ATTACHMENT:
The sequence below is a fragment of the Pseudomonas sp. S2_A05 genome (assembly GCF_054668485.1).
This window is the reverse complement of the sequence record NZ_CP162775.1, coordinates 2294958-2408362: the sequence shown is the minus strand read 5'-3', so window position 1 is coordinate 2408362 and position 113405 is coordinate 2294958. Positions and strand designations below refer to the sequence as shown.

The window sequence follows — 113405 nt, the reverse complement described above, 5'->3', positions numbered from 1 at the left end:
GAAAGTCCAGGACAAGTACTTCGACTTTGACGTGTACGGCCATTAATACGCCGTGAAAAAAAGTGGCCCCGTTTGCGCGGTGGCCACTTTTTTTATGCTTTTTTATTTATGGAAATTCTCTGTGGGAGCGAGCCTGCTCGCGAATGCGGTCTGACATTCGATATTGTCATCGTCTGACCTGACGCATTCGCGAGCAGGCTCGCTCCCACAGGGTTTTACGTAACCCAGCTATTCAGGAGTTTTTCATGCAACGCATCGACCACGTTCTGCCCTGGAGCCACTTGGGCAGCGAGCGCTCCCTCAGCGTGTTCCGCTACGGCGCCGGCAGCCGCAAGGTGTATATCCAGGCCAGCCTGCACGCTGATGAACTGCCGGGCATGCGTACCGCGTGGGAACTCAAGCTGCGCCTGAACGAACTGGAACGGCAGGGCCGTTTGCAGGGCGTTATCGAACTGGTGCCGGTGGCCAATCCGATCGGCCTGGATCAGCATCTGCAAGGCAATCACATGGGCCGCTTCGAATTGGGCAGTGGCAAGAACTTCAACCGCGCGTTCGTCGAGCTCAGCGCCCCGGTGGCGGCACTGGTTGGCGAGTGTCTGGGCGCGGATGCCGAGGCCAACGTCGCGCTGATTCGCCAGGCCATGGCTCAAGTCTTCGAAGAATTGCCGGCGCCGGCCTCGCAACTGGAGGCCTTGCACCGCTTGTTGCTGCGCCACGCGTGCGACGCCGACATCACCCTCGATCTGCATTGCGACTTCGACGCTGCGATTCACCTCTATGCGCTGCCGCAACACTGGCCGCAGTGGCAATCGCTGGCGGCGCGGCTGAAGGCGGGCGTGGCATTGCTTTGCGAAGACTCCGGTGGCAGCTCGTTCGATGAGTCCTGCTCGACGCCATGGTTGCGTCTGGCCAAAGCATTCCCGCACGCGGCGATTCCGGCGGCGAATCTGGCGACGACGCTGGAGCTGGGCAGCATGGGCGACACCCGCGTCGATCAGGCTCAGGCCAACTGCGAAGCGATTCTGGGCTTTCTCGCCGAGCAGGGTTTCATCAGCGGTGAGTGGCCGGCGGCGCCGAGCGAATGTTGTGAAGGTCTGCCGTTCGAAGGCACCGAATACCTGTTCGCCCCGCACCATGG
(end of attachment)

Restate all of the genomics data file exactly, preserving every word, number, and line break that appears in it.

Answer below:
The sequence below is a fragment of the Pseudomonas sp. S2_A05 genome (assembly GCF_054668485.1).
This window is the reverse complement of the sequence record NZ_CP162775.1, coordinates 2294958-2408362: the sequence shown is the minus strand read 5'-3', so window position 1 is coordinate 2408362 and position 113405 is coordinate 2294958. Positions and strand designations below refer to the sequence as shown.

The window sequence follows — 113405 nt, the reverse complement described above, 5'->3', positions numbered from 1 at the left end:
GAAAGTCCAGGACAAGTACTTCGACTTTGACGTGTACGGCCATTAATACGCCGTGAAAAAAAGTGGCCCCGTTTGCGCGGTGGCCACTTTTTTTATGCTTTTTTATTTATGGAAATTCTCTGTGGGAGCGAGCCTGCTCGCGAATGCGGTCTGACATTCGATATTGTCATCGTCTGACCTGACGCATTCGCGAGCAGGCTCGCTCCCACAGGGTTTTACGTAACCCAGCTATTCAGGAGTTTTTCATGCAACGCATCGACCACGTTCTGCCCTGGAGCCACTTGGGCAGCGAGCGCTCCCTCAGCGTGTTCCGCTACGGCGCCGGCAGCCGCAAGGTGTATATCCAGGCCAGCCTGCACGCTGATGAACTGCCGGGCATGCGTACCGCGTGGGAACTCAAGCTGCGCCTGAACGAACTGGAACGGCAGGGCCGTTTGCAGGGCGTTATCGAACTGGTGCCGGTGGCCAATCCGATCGGCCTGGATCAGCATCTGCAAGGCAATCACATGGGCCGCTTCGAATTGGGCAGTGGCAAGAACTTCAACCGCGCGTTCGTCGAGCTCAGCGCCCCGGTGGCGGCACTGGTTGGCGAGTGTCTGGGCGCGGATGCCGAGGCCAACGTCGCGCTGATTCGCCAGGCCATGGCTCAAGTCTTCGAAGAATTGCCGGCGCCGGCCTCGCAACTGGAGGCCTTGCACCGCTTGTTGCTGCGCCACGCGTGCGACGCCGACATCACCCTCGATCTGCATTGCGACTTCGACGCTGCGATTCACCTCTATGCGCTGCCGCAACACTGGCCGCAGTGGCAATCGCTGGCGGCGCGGCTGAAGGCGGGCGTGGCATTGCTTTGCGAAGACTCCGGTGGCAGCTCGTTCGATGAGTCCTGCTCGACGCCATGGTTGCGTCTGGCCAAAGCATTCCCGCACGCGGCGATTCCGGCGGCGAATCTGGCGACGACGCTGGAGCTGGGCAGCATGGGCGACACCCGCGTCGATCAGGCTCAGGCCAACTGCGAAGCGATTCTGGGCTTTCTCGCCGAGCAGGGTTTCATCAGCGGTGAGTGGCCGGCGGCGCCGAGCGAATGTTGTGAAGGTCTGCCGTTCGAAGGCACCGAATACCTGTTCGCCCCGCACCATGG